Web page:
Everyone knows we are supposed to be eating our grains whole, but it’s not as easy as it should be. You’d think it would be cheaper to get your grains whole, but no, we as a society are so into the white fluffy stuff that it’s now cheaper to get your grains stripped, refined, and then “enriched” than to just get it the way it originally comes. Not only does it cost more to get whole grains, but it’s often tricky. Bread companies are sneaky and do things like put coloring in bread and call it “wheat” (white bread is “wheat” too, just not whole wheat), hoping nobody will notice.
Here are some whole grains and how I use them to feed my family:
Wheat–When buying wheat products (breads, pasta), check the ingredients. Is the first ingredient whole wheat? Do the nutrition facts show that there are a few grams of fiber? (Go for 3 or more grams per serving.) Fortunately, with the push for more whole grains, whole grain pasta is becoming more common and thus more economical. You can buy several different shapes at Walmart for a buck a box.
In baking, I love using flour made from Whole White Wheat. It is quite light and I use it almost exclusively. Because grains start losing nutrients once they are ground, I grind my own wheat and keep it in the refrigerator until I’m ready to use it.
Rice–Like whole wheat, brown rice is the whole rice kernel. White rice is basically the starch of the grain without the vitamins or fiber of the hull and germ. Brown Rice takes longer to cook, so plan ahead. It’s more expensive, but hopefully it will pay off in the long run. I use it regularly as a side or in casseroles, Hawaiian Haystacks, and now burritos (since my teenagers are pushing me to be more like Chipotle.) Wild Rice is also a whole grain.
Corn–Whole Corn Meal is harder to come by. I had been buying regular corn meal at the store for years and only recently thought, “Hey! Degerminated? I’m not getting the whole kernel here, am I!?” I started reading their labels and asking health food store employees, and researching online and clearly, this grain has been neglected. It has more health benefits than its reputation admits, but how to get the whole grain? I found it at Whole Foods, but now it’s been discontinued, so clearly people are not using it enough! I gave in and got a little expensive bag of Bob’s Red Mill Whole Grain Corn (medium grind was the finest they had), but that seemed more coarse than I liked in our cornbread. I’m not going for the whole grain feel necessarily, just the nutrition benefits. I will have to keep looking.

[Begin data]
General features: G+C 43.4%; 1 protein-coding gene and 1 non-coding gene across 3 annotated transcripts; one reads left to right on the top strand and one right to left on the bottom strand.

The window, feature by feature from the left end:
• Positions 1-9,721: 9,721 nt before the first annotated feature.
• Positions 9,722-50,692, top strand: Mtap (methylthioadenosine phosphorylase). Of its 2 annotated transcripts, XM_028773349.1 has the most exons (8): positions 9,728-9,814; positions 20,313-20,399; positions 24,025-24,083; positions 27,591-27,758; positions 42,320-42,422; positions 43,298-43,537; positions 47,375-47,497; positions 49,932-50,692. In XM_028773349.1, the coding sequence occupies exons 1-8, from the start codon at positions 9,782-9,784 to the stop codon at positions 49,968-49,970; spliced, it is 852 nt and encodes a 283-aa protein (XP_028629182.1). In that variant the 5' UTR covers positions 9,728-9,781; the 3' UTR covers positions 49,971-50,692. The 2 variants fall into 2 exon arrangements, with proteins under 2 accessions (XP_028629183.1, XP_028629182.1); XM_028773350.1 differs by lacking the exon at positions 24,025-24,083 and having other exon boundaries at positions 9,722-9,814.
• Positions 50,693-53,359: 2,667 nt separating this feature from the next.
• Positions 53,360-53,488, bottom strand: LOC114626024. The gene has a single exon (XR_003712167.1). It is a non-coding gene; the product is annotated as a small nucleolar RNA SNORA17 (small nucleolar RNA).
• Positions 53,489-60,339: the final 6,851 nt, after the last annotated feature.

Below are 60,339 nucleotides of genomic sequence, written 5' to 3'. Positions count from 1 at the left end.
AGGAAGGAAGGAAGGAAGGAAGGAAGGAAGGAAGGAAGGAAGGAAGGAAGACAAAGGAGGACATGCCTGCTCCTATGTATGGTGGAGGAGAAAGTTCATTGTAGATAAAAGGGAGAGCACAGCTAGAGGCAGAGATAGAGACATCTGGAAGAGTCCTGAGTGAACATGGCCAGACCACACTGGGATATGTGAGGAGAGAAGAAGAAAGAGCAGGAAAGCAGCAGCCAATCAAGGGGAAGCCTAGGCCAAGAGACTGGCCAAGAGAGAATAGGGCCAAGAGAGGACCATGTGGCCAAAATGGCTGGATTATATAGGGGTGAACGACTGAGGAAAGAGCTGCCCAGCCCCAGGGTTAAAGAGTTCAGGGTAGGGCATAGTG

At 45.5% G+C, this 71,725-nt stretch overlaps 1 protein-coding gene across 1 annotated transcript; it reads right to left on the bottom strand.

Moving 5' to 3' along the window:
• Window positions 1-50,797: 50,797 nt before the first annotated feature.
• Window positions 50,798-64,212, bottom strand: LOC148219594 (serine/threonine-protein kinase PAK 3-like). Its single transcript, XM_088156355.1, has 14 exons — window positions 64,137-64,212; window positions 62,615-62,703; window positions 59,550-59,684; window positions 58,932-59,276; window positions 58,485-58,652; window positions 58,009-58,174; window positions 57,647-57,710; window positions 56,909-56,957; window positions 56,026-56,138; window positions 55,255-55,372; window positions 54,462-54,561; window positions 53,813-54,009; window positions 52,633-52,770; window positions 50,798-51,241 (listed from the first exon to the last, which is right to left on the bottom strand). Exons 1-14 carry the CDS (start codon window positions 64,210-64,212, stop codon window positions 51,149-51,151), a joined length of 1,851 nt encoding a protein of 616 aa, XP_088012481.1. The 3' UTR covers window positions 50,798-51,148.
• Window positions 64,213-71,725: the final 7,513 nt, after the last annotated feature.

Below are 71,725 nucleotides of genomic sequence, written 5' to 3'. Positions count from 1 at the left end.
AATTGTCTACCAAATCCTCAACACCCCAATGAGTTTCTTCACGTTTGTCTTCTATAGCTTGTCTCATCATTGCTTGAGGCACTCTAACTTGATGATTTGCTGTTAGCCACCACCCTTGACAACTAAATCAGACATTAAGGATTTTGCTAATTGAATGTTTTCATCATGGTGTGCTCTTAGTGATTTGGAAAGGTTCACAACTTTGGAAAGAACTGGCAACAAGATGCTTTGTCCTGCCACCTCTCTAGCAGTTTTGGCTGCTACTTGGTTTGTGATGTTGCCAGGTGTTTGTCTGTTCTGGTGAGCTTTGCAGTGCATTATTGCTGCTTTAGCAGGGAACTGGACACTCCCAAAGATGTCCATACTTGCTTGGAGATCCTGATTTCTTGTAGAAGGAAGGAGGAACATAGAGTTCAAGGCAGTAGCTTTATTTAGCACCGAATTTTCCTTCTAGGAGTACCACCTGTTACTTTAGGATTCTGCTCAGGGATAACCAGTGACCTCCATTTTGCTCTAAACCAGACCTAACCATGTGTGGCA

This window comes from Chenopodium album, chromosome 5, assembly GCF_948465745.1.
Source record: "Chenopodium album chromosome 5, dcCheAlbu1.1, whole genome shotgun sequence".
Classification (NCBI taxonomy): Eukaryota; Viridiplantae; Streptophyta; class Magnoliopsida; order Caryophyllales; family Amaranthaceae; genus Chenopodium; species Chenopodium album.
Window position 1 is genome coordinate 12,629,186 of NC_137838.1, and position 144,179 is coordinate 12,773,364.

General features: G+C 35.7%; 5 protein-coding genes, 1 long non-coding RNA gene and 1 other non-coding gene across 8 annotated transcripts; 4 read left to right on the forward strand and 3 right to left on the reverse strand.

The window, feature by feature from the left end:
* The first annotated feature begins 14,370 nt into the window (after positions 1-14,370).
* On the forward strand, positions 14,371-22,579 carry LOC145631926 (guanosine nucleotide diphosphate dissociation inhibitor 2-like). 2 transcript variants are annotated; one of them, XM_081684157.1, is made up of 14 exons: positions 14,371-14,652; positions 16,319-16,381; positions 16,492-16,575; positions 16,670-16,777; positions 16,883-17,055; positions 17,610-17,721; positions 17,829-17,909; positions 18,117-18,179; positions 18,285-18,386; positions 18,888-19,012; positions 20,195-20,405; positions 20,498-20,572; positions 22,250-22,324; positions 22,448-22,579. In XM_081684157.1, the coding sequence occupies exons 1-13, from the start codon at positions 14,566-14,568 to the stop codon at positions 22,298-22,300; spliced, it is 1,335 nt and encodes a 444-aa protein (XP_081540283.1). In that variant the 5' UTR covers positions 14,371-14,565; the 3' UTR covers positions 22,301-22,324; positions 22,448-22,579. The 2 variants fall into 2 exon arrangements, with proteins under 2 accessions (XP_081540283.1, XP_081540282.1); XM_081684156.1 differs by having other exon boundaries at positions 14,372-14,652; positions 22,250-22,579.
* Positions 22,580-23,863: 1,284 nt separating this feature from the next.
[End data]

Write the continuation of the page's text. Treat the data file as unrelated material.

The good news: popcorn is whole grain!
Oats–Oats can’t be separated easily from their bran and germ, so virtually everything with oats is whole grain. Hooray! (That’s why all those kids’ cold cereals that brag about being whole grain are whole grain–they are made of oats.) You can easily make your own oat flour by putting your own rolled oats in your blender. Then store in your refrigerator and use in any recipe that calls for white flour. Pancakes, muffins, rolls, cookies. You may want to experiment with your recipes first by replacing a quarter or half of the wheat or white flour with oat, as it does have different properties (oat flour is nice and soft, but doesn’t have the gluten wheat does to hold things together).
Check out the Whole Grain Council for info on all kinds of grains. They also put this stamp on whole grain products, which makes it easier to recognize what you’re looking for.
Good luck replacing your empty calories with whole grains, and let me know any great ideas you come up with!